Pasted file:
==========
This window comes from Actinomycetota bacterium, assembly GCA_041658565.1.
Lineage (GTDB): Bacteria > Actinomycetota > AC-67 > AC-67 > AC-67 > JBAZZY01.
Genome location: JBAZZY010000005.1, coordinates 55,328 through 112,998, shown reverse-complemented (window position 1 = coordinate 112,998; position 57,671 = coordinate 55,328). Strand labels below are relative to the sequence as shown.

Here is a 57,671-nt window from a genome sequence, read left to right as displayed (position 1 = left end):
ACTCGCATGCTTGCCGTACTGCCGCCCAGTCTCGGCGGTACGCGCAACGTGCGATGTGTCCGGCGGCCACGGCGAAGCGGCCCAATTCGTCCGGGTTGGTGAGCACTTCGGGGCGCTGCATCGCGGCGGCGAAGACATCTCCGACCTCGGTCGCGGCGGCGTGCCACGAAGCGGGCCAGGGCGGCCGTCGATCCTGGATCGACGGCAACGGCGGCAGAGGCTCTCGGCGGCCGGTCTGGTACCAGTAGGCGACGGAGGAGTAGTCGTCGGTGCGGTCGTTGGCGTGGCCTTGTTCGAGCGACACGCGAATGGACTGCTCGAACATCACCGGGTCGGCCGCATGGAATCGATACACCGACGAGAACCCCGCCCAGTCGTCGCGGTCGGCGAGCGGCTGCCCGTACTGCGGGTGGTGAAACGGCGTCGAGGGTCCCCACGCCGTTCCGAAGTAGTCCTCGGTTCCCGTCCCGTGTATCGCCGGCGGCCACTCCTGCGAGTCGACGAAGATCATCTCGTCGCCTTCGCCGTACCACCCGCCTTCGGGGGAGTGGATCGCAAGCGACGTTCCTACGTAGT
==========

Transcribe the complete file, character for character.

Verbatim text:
This window comes from Actinomycetota bacterium, assembly GCA_041658565.1.
Lineage (GTDB): Bacteria > Actinomycetota > AC-67 > AC-67 > AC-67 > JBAZZY01.
Genome location: JBAZZY010000005.1, coordinates 55,328 through 112,998, shown reverse-complemented (window position 1 = coordinate 112,998; position 57,671 = coordinate 55,328). Strand labels below are relative to the sequence as shown.

Here is a 57,671-nt window from a genome sequence, read left to right as displayed (position 1 = left end):
ACTCGCATGCTTGCCGTACTGCCGCCCAGTCTCGGCGGTACGCGCAACGTGCGATGTGTCCGGCGGCCACGGCGAAGCGGCCCAATTCGTCCGGGTTGGTGAGCACTTCGGGGCGCTGCATCGCGGCGGCGAAGACATCTCCGACCTCGGTCGCGGCGGCGTGCCACGAAGCGGGCCAGGGCGGCCGTCGATCCTGGATCGACGGCAACGGCGGCAGAGGCTCTCGGCGGCCGGTCTGGTACCAGTAGGCGACGGAGGAGTAGTCGTCGGTGCGGTCGTTGGCGTGGCCTTGTTCGAGCGACACGCGAATGGACTGCTCGAACATCACCGGGTCGGCCGCATGGAATCGATACACCGACGAGAACCCCGCCCAGTCGTCGCGGTCGGCGAGCGGCTGCCCGTACTGCGGGTGGTGAAACGGCGTCGAGGGTCCCCACGCCGTTCCGAAGTAGTCCTCGGTTCCCGTCCCGTGTATCGCCGGCGGCCACTCCTGCGAGTCGACGAAGATCATCTCGTCGCCTTCGCCGTACCACCCGCCTTCGGGGGAGTGGATCGCAAGCGACGTTCCTACGTAGT